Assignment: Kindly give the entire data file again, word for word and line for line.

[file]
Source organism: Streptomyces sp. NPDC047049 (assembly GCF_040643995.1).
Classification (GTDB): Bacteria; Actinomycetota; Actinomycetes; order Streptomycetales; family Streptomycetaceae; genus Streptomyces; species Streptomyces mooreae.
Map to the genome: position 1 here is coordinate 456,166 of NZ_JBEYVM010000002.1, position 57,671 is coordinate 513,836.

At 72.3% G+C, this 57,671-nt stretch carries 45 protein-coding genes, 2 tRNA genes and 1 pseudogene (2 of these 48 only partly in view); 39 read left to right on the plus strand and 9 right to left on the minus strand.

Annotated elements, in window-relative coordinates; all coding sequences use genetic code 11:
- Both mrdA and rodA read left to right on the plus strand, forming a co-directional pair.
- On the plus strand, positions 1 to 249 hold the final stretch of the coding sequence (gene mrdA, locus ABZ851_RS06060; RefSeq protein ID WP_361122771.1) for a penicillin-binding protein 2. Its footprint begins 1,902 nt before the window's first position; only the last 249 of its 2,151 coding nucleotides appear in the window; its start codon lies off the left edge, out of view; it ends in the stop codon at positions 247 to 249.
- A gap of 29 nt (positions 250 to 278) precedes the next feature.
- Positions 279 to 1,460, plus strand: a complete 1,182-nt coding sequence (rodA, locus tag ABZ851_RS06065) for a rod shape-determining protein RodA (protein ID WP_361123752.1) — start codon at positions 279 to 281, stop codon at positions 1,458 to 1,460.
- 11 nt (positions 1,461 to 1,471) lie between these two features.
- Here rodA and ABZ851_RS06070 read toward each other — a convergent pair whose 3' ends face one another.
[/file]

Source organism: Streptomyces sp. NPDC047049 (assembly GCF_040643995.1).
Classification (GTDB): Bacteria; Actinomycetota; Actinomycetes; order Streptomycetales; family Streptomycetaceae; genus Streptomyces; species Streptomyces mooreae.
Map to the genome: position 1 here is coordinate 456,166 of NZ_JBEYVM010000002.1, position 57,671 is coordinate 513,836.

At 72.3% G+C, this 57,671-nt stretch carries 45 protein-coding genes, 2 tRNA genes and 1 pseudogene (2 of these 48 only partly in view); 39 read left to right on the plus strand and 9 right to left on the minus strand.

Annotated elements, in window-relative coordinates; all coding sequences use genetic code 11:
- Both mrdA and rodA read left to right on the plus strand, forming a co-directional pair.
- On the plus strand, positions 1 to 249 hold the final stretch of the coding sequence (gene mrdA, locus ABZ851_RS06060; RefSeq protein ID WP_361122771.1) for a penicillin-binding protein 2. Its footprint begins 1,902 nt before the window's first position; only the last 249 of its 2,151 coding nucleotides appear in the window; its start codon lies off the left edge, out of view; it ends in the stop codon at positions 247 to 249.
- A gap of 29 nt (positions 250 to 278) precedes the next feature.
- Positions 279 to 1,460, plus strand: a complete 1,182-nt coding sequence (rodA, locus tag ABZ851_RS06065) for a rod shape-determining protein RodA (protein ID WP_361123752.1) — start codon at positions 279 to 281, stop codon at positions 1,458 to 1,460.
- 11 nt (positions 1,461 to 1,471) lie between these two features.
- Here rodA and ABZ851_RS06070 read toward each other — a convergent pair whose 3' ends face one another.